1 cup whole milk ricotta, drained (I use Angelo and Franco brand ricotta)

2 tablespoons freshly squeezed lemon juice

Zest from one lemon

4 tablespoons extra-virgin olive oil

2 teaspoons finely chopped fresh basil

2 small garlic cloves, minced

kosher salt, to taste

freshly ground black pepper, to taste

 

Whisk all ingredients together. Season to taste with salt and pepper.

 

For Sandwich

1 small ciabatta loaf or sourdough boule, cut in half widthwise and lengthwise, seasoned and toasted in the oven with extra-virgin olive oil, salt and pepper and rubbed with a peeled garlic clove

2 pounds heirloom tomatoes, different colors if possible, cut into ¼- and ½ -inch slices

16 medium basil leaves, hand torn

Extra-virgin olive oil, for drizzling

 

Season tomatoes with salt and pepper.

Spread basil lemon ricotta over toasted ciabatta and arrange 1 layer of heirloom tomatoes on top.

Put some of the hand torn basil on top of the first layer of tomatoes and then add another layer of tomatoes.

Drizzle extra-virgin olive oil on top.

Roll up your sleeves and dive in.

 

 

Italian Bread Salad with Crispy Prosciutto

It’s a classic and beloved Italian dish – panzanella – and once you try it, you’ll know why. Croutons soaked in extra-virgin olive oil and diced summer tomatoes. What more could you ask for? How about some bacon?! I like to add crispy prosciutto to my salad. It adds some texture and, of course, lots of flavor. Either way, this is the perfect salad for the summer. I mean, who’s to argue with the Italians? Capisce?!

 

Italian Bread Salad with Crispy Prosciutto

 

Italian Bread Salad with Crispy Prosciutto

Yield: 2 servings


1 1/2 cups large hand torn croutons from Sourdough bread (crusts removed)

3 tablespoons extra-virgin olive oil, divided, plus more for drizzling

1/8 teaspoon kosher salt, plus more to taste

freshly ground black pepper, to taste

2 slices prosciutto, torn into medium pieces

2 teaspoons aged balsamic vinegar

4 teaspoons red wine vinegar

1 small shallot, diced small (3 tablespoons)

¼ teaspoon finely chopped fresh oregano

1 large tomato, diced medium, seeds removed and reserved

1/2 hothouse cucumber, peeled, halved lengthwise, seeded and thinly sliced on a bias

1/4 cup green olives, pits discarded and chopped roughly, optional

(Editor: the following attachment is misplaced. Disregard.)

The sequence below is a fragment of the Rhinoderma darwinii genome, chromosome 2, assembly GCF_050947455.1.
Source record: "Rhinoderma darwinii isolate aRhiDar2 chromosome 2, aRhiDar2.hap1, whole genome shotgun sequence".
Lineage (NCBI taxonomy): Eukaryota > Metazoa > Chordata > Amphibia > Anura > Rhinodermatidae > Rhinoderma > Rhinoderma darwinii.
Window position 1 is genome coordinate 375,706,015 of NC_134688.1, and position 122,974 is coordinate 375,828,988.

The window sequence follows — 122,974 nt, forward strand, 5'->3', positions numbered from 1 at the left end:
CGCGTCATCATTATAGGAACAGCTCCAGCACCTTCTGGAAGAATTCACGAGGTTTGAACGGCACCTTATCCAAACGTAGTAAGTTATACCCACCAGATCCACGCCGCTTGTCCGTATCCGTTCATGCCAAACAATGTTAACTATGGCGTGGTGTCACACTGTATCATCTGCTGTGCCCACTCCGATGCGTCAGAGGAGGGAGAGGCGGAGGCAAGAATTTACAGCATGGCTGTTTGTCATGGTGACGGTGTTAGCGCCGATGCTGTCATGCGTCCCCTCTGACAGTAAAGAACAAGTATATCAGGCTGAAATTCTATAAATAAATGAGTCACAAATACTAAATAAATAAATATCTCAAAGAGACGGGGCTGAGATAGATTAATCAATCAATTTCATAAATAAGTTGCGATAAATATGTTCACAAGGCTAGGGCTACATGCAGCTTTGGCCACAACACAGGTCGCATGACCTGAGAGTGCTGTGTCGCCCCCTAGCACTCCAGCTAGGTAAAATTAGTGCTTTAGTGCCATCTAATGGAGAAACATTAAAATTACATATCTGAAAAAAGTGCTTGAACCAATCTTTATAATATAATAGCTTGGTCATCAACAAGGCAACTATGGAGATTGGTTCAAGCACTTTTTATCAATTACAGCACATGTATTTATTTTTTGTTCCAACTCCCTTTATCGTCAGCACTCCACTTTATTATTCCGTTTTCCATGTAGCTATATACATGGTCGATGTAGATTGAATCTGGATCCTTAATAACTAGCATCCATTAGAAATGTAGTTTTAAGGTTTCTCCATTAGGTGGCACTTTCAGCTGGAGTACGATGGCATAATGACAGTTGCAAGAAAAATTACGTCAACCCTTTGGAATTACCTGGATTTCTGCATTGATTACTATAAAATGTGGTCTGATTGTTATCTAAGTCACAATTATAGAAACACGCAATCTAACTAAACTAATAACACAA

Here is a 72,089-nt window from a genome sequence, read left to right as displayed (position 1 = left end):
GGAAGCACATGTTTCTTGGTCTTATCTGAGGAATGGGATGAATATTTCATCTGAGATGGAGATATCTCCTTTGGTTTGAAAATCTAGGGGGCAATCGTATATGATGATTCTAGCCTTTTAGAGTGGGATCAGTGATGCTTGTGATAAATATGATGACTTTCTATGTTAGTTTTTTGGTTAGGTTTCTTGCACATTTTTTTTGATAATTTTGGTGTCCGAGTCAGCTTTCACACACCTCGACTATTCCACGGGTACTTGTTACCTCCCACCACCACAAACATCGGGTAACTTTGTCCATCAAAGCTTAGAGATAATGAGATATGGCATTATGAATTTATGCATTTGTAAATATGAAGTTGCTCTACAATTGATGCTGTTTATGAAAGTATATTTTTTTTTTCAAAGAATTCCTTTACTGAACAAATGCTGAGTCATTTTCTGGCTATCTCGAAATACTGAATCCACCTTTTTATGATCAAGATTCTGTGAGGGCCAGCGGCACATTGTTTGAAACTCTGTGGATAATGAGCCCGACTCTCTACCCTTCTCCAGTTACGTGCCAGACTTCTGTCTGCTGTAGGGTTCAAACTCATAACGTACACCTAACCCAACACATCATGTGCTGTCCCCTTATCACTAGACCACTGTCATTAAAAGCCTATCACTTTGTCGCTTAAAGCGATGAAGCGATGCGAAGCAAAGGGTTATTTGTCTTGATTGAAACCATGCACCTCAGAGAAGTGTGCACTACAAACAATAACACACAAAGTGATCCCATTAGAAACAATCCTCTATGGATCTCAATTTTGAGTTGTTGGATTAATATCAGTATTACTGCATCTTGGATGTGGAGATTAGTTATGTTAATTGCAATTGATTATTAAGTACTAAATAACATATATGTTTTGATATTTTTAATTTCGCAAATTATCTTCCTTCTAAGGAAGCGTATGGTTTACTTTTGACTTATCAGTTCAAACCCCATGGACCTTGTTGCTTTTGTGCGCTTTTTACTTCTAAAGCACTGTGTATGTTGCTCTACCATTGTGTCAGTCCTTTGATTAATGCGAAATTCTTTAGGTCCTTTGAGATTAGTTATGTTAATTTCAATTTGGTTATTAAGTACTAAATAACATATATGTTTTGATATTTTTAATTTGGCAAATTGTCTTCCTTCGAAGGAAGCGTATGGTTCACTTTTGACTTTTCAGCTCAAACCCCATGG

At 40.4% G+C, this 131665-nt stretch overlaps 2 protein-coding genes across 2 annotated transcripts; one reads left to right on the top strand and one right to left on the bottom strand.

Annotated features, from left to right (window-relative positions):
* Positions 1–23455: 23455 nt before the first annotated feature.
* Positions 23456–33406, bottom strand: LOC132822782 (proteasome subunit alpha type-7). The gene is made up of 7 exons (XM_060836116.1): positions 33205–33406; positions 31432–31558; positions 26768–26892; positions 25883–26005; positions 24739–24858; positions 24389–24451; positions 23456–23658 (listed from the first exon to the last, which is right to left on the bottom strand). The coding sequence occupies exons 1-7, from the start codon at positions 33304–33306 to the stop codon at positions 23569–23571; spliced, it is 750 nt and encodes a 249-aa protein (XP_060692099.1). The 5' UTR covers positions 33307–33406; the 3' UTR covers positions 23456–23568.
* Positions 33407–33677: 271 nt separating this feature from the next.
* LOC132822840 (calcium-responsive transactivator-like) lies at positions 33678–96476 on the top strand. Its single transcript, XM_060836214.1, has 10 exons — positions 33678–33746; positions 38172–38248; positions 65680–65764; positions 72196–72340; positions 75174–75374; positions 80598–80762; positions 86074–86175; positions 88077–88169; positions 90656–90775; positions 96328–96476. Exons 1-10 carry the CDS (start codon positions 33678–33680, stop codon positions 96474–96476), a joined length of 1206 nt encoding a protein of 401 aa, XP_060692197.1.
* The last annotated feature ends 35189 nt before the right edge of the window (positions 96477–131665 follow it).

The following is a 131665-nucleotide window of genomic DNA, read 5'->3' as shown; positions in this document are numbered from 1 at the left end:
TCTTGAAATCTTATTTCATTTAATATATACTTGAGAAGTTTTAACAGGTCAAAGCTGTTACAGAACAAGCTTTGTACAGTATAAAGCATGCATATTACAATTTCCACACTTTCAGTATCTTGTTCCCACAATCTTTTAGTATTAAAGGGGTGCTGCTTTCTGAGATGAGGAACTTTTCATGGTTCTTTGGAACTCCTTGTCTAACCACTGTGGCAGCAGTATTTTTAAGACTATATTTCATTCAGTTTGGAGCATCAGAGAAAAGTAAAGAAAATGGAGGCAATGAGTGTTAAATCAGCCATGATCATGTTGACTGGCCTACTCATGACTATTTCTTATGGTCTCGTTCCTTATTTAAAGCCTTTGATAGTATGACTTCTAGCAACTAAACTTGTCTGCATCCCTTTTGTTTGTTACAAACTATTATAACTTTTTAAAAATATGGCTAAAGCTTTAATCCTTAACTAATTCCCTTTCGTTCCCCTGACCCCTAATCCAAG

8 medium basil leaves, hand torn

 

Place an oven rack on the middle position and preheat the oven to 400 degrees Fahrenheit.

In a small bowl, toss to combine the hand torn croutons with 1 tablespoon of olive oil, 1/8 teaspoon of salt and some freshly ground black pepper.

Spread the croutons and prosciutto pieces on a parchment lined sheet tray. Bake for 15 to 20 minutes, until the croutons are toasted, but still soft in the middle and the prosciutto is crispy. (You may have to take out the croutons before the prosciutto.)

In a small container with a tight fitting lid, add the vinegars, 2 tablespoons of olive oil and the tomato seeds. Close the lid and shake vigorously until well combined.

Place diced shallots and oregano in a small bowl. Using a tea strainer, strain the vinaigrette over the shallots so the tomato seeds do not combine with the shallots. Discard the tomato seeds.

In a large bowl, gently fold to combine the tomatoes, cucumbers, olives (if using), basil, croutons and the vinaigrette. Season to taste with salt and pepper. Divide onto plates, drizzle each plate with olive oil and top with some of the crispy prosciutto pieces.

P.S. The quality of olive oil is always important, but especially in a salad where you can really taste its flavor. I’m partial to my favorite brand, Lucini Italia. Their olive oil is perfectly balanced and their vinegars are excellent as well. It can be found at most grocery stores or you can buy it online – in bulk!

Cooking for the Gastric Cancer Foundation

Tonight, I had the good fortune to cook with my brother and fellow Next Food Network Star competitor, Hans Rueffert. Hans is chef and co-owner (with his lovely wife) of the Woodbridge Inn in Jasper, Georgia, (if you are ever near – you must go – quaint, beautiful and delicious food, of course) author of the cookbook “Eat Like There’s No Tomorrow” (a steal at only $25!), father of 2 fantastic kids (and 1 more on the way) and is a gastric cancer survivor. Hard core. He is also a health and nutrition coach, chef/teacher, advisor, mentor, and inspiration/coach for others…  definitely one of the most generous people I know. He is close friend and was even there to support Super Sous’ mom when she fought cancer last year. A true genuine hearted person.

So, it was a huge honor (and a blast) for me to cook with him tonight for a Gastric Cancer Foundation private dinner in San Francisco. Here we are serving up the soup course: Summer Corn Soup with Chanterelles, Creme Fraiche and Basil Pesto.

Rueffert and Lyon

 

And my Mixed Berry Crostata – how much more summer can you get?!

mixed berry crostata

Thanks for the invite, brother Hans! Let’s cook again soon.

If you want to support kicking cancer in the ass!, you can click to donate to the Gastric Cancer Foundation.